Stop whining about the ‘spirit of cricket’ – England must get their own house in order

Jonny Bairstow’s controversial dismissal cast a shadow over the second Test  (Action Images via Reuters)
Jonny Bairstow’s controversial dismissal cast a shadow over the second Test (Action Images via Reuters)

The recriminations were immediate and the day turned into one of the most bizarre in Ashes history. As soon as Jonny Bairstow’s dismissal thanks to Alex Carey’s opportunistic/scandalous (delete as you see fit) stumping was confirmed by the TV umpire, the boos rang round the normally sedate Lord’s Cricket Ground. Quickly followed by relentless chants of “same old Aussies, always cheating”.

Bairstow and captain Ben Stokes, left stranded out in the middle as his last recognised batting partner headed back to the hutch, looked livid. It didn’t stop there. Stuart Broad – who has made a career of antagonising and being antagonised by Australia both on and off the field, including a memorable incident during the 2013 Ashes where he refused to walk after edging to slip – strode on to the field with a look of thunder in his eyes and immediately told Carey, “That’s all you’ll ever be remembered for, that.”

Broad then turned to Australia skipper Pat Cummins and, with maybe just the slightest hint of hyperbole, added: “That’s the worst thing I’ve ever seen in cricket.” He proceeded, quite entertainingly in all fairness, to spend most of his innings ostentatiously grounding his bat in his crease and checking with the Australian players that he was allowed to leave without fear of being stumped while he wasn’t looking.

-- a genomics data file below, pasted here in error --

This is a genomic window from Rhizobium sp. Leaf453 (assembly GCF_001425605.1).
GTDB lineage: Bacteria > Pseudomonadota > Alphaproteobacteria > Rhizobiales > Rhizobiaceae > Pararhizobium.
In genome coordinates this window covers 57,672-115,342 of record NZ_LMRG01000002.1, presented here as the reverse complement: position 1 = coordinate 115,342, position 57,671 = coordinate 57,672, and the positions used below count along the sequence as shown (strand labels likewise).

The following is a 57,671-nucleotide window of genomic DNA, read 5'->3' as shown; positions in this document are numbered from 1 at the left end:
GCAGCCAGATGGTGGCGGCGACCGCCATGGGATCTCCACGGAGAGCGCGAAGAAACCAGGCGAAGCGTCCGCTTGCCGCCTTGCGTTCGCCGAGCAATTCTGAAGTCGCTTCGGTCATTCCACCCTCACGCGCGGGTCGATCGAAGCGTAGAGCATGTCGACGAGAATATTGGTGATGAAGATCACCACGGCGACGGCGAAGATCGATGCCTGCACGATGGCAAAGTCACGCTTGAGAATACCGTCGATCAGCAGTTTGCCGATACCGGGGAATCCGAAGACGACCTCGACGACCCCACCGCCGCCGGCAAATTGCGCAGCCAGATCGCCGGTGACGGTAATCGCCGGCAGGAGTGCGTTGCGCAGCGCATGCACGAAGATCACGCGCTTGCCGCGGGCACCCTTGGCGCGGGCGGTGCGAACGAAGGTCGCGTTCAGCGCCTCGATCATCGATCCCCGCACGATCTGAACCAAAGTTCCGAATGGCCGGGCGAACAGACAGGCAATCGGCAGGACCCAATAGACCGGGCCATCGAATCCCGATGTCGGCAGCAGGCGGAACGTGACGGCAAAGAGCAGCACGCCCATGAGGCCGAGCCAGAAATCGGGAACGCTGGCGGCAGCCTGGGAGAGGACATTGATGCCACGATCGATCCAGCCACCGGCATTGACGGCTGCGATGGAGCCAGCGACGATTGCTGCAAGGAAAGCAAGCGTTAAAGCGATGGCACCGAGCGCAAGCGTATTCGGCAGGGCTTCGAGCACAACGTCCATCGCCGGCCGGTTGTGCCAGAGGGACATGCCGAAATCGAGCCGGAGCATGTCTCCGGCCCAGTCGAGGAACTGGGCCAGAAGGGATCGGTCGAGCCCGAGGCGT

The MCC members took it upon themselves to verbally berate the tourists as they walked through the Long Room at lunch – resulting in the MCC itself issuing a fulsome apology to Australia and three of the offending members being suspended – and ensured the incident would overshadow not only the second Test but perhaps the whole series.

Then the debate began. Carey’s stumping of Bairstow as he wandered out of his crease to have a mid-over chat with Stokes, assuming the ball was dead, was certainly within the laws of the game but was it within the “spirit of cricket’’? Should the Australians have subsequently withdrawn their appeal to remain inside the unwritten rules that apparently govern the sport?

That’s right, despite the “spirit of cricket’’ debate that comes up every time there is a Mankad or any other controversial dismissal being about as interesting as the constantly inane discourse surrounding VAR in football, here we are again.

Stokes didn’t hold back in his post-match criticism of the Australians’ decision, saying: “If I was fielding captain at the time, I would have put a lot more pressure on the umpires to ask them what their decision was around the ‘over’. Then I would have had a real think about the spirit of the game and would I want to potentially win a game with something like that happening. It would be no.”

Ben Stokes wasn’t impressed by the dismissal (PA Wire)
Ben Stokes wasn’t impressed by the dismissal (PA Wire)

England coach Brendon McCullum – who, during his playing days, stumped both Chris Mpofu as the Zimbabwean went to celebrate his partner Blessing Mahwire’s maiden test half-century, and Sri Lankan legend Muttiah Muralitharan when he congratulated teammate Kumar Sangakkara on reaching his ton – was similarly unequivocal.